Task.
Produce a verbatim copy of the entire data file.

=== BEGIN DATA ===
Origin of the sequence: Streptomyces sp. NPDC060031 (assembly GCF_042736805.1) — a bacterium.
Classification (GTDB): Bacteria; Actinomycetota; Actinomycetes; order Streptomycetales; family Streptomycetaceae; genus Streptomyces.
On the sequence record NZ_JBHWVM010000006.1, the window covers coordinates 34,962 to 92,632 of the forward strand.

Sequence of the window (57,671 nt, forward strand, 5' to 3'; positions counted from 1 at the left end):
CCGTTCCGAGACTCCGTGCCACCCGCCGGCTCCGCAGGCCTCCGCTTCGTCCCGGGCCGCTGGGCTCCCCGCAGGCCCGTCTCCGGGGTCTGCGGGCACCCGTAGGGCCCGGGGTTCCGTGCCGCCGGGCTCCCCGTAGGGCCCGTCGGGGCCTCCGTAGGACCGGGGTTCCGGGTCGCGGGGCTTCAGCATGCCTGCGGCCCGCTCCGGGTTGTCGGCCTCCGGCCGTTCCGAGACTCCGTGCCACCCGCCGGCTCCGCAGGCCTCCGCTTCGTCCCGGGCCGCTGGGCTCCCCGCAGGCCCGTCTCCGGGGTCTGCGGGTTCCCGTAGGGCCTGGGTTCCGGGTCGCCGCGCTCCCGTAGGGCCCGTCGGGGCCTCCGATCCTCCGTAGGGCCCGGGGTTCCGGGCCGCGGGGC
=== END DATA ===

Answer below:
Origin of the sequence: Streptomyces sp. NPDC060031 (assembly GCF_042736805.1) — a bacterium.
Classification (GTDB): Bacteria; Actinomycetota; Actinomycetes; order Streptomycetales; family Streptomycetaceae; genus Streptomyces.
On the sequence record NZ_JBHWVM010000006.1, the window covers coordinates 34,962 to 92,632 of the forward strand.

Sequence of the window (57,671 nt, forward strand, 5' to 3'; positions counted from 1 at the left end):
CCGTTCCGAGACTCCGTGCCACCCGCCGGCTCCGCAGGCCTCCGCTTCGTCCCGGGCCGCTGGGCTCCCCGCAGGCCCGTCTCCGGGGTCTGCGGGCACCCGTAGGGCCCGGGGTTCCGTGCCGCCGGGCTCCCCGTAGGGCCCGTCGGGGCCTCCGTAGGACCGGGGTTCCGGGTCGCGGGGCTTCAGCATGCCTGCGGCCCGCTCCGGGTTGTCGGCCTCCGGCCGTTCCGAGACTCCGTGCCACCCGCCGGCTCCGCAGGCCTCCGCTTCGTCCCGGGCCGCTGGGCTCCCCGCAGGCCCGTCTCCGGGGTCTGCGGGTTCCCGTAGGGCCTGGGTTCCGGGTCGCCGCGCTCCCGTAGGGCCCGTCGGGGCCTCCGATCCTCCGTAGGGCCCGGGGTTCCGGGCCGCGGGGC